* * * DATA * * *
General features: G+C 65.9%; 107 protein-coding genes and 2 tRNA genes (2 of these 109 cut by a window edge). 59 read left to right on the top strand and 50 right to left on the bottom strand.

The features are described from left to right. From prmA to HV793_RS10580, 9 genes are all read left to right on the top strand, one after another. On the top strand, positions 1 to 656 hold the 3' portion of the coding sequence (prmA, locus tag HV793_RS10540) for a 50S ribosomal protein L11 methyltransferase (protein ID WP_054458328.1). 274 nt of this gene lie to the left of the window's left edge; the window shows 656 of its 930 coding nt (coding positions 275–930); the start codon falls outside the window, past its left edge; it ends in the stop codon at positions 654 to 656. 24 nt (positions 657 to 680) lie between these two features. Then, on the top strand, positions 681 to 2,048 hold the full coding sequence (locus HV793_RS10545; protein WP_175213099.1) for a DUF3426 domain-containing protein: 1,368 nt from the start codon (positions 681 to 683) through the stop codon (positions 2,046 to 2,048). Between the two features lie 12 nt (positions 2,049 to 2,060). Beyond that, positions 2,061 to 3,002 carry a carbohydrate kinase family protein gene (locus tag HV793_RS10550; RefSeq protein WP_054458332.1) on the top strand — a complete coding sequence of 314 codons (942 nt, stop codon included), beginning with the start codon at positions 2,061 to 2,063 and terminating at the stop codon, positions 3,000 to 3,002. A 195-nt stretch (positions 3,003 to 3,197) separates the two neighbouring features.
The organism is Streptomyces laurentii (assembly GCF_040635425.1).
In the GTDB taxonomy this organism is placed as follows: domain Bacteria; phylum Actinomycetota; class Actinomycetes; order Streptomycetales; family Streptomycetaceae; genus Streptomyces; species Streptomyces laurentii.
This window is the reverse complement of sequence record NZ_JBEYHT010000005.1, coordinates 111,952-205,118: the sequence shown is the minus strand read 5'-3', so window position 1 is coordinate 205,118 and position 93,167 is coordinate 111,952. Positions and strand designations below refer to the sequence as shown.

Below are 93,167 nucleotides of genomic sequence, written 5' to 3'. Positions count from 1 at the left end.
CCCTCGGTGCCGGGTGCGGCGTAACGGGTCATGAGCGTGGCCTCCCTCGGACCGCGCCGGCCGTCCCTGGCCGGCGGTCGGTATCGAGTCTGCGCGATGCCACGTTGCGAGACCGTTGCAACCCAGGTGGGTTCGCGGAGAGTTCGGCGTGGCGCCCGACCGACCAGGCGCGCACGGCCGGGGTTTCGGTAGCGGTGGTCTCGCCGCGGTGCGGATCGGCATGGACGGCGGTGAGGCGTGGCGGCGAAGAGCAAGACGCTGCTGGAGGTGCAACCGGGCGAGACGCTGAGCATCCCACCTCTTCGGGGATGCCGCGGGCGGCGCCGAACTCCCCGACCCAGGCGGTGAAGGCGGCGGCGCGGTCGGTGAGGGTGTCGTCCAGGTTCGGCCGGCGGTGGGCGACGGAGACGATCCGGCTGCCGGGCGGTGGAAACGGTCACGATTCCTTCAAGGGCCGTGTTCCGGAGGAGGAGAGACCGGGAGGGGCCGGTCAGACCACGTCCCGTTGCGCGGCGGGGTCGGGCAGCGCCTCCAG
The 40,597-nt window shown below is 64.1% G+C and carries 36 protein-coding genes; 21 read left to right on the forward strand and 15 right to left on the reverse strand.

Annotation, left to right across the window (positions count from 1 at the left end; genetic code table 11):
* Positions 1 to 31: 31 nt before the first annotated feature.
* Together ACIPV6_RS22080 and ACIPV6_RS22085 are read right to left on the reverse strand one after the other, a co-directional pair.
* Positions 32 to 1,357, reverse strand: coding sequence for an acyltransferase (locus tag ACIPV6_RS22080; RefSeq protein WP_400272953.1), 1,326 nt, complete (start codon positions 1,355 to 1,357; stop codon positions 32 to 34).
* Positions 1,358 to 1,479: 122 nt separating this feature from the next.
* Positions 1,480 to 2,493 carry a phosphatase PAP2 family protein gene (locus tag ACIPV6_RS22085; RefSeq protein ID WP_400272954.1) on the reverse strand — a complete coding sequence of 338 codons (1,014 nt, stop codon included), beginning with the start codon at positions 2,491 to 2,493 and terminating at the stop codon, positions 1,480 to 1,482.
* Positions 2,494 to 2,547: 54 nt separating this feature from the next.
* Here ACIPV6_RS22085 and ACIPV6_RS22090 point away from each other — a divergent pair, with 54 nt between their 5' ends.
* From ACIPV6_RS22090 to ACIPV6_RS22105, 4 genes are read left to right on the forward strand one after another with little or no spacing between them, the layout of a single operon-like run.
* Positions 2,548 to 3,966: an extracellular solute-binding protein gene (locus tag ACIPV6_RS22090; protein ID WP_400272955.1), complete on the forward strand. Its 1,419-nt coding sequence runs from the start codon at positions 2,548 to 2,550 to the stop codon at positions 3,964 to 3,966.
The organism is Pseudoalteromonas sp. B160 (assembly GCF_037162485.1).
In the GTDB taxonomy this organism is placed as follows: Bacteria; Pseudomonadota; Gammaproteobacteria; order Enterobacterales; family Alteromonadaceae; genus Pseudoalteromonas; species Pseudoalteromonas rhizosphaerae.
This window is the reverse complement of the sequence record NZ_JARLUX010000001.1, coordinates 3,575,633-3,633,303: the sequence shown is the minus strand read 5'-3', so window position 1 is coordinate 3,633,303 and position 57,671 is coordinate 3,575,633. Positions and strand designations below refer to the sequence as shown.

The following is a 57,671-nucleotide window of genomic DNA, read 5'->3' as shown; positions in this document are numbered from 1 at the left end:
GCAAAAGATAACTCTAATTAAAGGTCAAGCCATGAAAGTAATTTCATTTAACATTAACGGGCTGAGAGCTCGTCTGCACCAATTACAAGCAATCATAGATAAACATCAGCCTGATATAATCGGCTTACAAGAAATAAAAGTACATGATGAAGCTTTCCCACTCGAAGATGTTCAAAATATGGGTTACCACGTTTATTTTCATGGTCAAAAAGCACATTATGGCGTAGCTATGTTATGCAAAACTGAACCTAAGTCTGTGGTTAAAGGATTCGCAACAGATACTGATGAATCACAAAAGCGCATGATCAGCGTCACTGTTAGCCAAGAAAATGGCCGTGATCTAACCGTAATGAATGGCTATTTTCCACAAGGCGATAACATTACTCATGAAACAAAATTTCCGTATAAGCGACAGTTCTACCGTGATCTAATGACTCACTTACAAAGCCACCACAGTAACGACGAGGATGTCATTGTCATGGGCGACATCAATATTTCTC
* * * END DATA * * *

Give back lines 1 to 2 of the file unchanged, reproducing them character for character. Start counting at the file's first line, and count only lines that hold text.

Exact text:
General features: G+C 65.9%; 107 protein-coding genes and 2 tRNA genes (2 of these 109 cut by a window edge). 59 read left to right on the top strand and 50 right to left on the bottom strand.

The features are described from left to right. From prmA to HV793_RS10580, 9 genes are all read left to right on the top strand, one after another. On the top strand, positions 1 to 656 hold the 3' portion of the coding sequence (prmA, locus tag HV793_RS10540) for a 50S ribosomal protein L11 methyltransferase (protein ID WP_054458328.1). 274 nt of this gene lie to the left of the window's left edge; the window shows 656 of its 930 coding nt (coding positions 275–930); the start codon falls outside the window, past its left edge; it ends in the stop codon at positions 654 to 656. 24 nt (positions 657 to 680) lie between these two features. Then, on the top strand, positions 681 to 2,048 hold the full coding sequence (locus HV793_RS10545; protein WP_175213099.1) for a DUF3426 domain-containing protein: 1,368 nt from the start codon (positions 681 to 683) through the stop codon (positions 2,046 to 2,048). Between the two features lie 12 nt (positions 2,049 to 2,060). Beyond that, positions 2,061 to 3,002 carry a carbohydrate kinase family protein gene (locus tag HV793_RS10550; RefSeq protein WP_054458332.1) on the top strand — a complete coding sequence of 314 codons (942 nt, stop codon included), beginning with the start codon at positions 2,061 to 2,063 and terminating at the stop codon, positions 3,000 to 3,002. A 195-nt stretch (positions 3,003 to 3,197) separates the two neighbouring features.